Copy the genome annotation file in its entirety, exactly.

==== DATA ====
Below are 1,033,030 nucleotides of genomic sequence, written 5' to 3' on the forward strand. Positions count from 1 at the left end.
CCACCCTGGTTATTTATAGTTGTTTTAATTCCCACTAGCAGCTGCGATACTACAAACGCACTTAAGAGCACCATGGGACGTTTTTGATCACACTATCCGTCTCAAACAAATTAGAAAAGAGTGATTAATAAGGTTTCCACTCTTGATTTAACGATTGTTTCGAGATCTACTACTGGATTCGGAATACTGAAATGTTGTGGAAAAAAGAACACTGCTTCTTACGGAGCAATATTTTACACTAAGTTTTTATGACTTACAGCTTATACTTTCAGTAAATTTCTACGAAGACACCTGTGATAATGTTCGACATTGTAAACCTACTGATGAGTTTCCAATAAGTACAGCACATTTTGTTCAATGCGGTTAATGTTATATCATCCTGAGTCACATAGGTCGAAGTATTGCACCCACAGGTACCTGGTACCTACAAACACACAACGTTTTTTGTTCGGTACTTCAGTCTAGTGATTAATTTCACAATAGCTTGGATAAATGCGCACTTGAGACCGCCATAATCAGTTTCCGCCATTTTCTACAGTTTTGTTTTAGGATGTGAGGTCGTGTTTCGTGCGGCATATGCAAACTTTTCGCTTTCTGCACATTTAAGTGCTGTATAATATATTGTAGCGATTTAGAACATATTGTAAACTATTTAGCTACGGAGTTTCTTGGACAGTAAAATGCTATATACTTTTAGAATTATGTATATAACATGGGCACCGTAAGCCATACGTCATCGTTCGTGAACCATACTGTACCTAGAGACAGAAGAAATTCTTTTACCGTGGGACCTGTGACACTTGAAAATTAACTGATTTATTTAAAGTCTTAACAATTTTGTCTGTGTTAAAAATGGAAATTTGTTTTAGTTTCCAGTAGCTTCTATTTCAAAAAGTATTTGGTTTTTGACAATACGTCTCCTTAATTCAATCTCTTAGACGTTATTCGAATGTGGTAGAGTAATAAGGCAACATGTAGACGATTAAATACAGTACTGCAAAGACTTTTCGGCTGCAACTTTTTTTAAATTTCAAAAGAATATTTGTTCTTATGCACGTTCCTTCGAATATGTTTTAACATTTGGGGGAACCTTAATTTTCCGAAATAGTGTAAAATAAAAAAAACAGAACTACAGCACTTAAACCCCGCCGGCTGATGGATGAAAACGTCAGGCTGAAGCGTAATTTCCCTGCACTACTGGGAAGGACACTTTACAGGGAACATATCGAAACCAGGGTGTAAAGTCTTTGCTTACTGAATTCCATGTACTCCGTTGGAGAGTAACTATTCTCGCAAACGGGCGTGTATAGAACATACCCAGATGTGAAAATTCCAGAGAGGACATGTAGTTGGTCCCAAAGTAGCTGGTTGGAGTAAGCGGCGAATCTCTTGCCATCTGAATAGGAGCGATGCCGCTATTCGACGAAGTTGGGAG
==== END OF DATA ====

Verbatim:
Below are 1,033,030 nucleotides of genomic sequence, written 5' to 3' on the forward strand. Positions count from 1 at the left end.
CCACCCTGGTTATTTATAGTTGTTTTAATTCCCACTAGCAGCTGCGATACTACAAACGCACTTAAGAGCACCATGGGACGTTTTTGATCACACTATCCGTCTCAAACAAATTAGAAAAGAGTGATTAATAAGGTTTCCACTCTTGATTTAACGATTGTTTCGAGATCTACTACTGGATTCGGAATACTGAAATGTTGTGGAAAAAAGAACACTGCTTCTTACGGAGCAATATTTTACACTAAGTTTTTATGACTTACAGCTTATACTTTCAGTAAATTTCTACGAAGACACCTGTGATAATGTTCGACATTGTAAACCTACTGATGAGTTTCCAATAAGTACAGCACATTTTGTTCAATGCGGTTAATGTTATATCATCCTGAGTCACATAGGTCGAAGTATTGCACCCACAGGTACCTGGTACCTACAAACACACAACGTTTTTTGTTCGGTACTTCAGTCTAGTGATTAATTTCACAATAGCTTGGATAAATGCGCACTTGAGACCGCCATAATCAGTTTCCGCCATTTTCTACAGTTTTGTTTTAGGATGTGAGGTCGTGTTTCGTGCGGCATATGCAAACTTTTCGCTTTCTGCACATTTAAGTGCTGTATAATATATTGTAGCGATTTAGAACATATTGTAAACTATTTAGCTACGGAGTTTCTTGGACAGTAAAATGCTATATACTTTTAGAATTATGTATATAACATGGGCACCGTAAGCCATACGTCATCGTTCGTGAACCATACTGTACCTAGAGACAGAAGAAATTCTTTTACCGTGGGACCTGTGACACTTGAAAATTAACTGATTTATTTAAAGTCTTAACAATTTTGTCTGTGTTAAAAATGGAAATTTGTTTTAGTTTCCAGTAGCTTCTATTTCAAAAAGTATTTGGTTTTTGACAATACGTCTCCTTAATTCAATCTCTTAGACGTTATTCGAATGTGGTAGAGTAATAAGGCAACATGTAGACGATTAAATACAGTACTGCAAAGACTTTTCGGCTGCAACTTTTTTTAAATTTCAAAAGAATATTTGTTCTTATGCACGTTCCTTCGAATATGTTTTAACATTTGGGGGAACCTTAATTTTCCGAAATAGTGTAAAATAAAAAAAACAGAACTACAGCACTTAAACCCCGCCGGCTGATGGATGAAAACGTCAGGCTGAAGCGTAATTTCCCTGCACTACTGGGAAGGACACTTTACAGGGAACATATCGAAACCAGGGTGTAAAGTCTTTGCTTACTGAATTCCATGTACTCCGTTGGAGAGTAACTATTCTCGCAAACGGGCGTGTATAGAACATACCCAGATGTGAAAATTCCAGAGAGGACATGTAGTTGGTCCCAAAGTAGCTGGTTGGAGTAAGCGGCGAATCTCTTGCCATCTGAATAGGAGCGATGCCGCTATTCGACGAAGTTGGGAG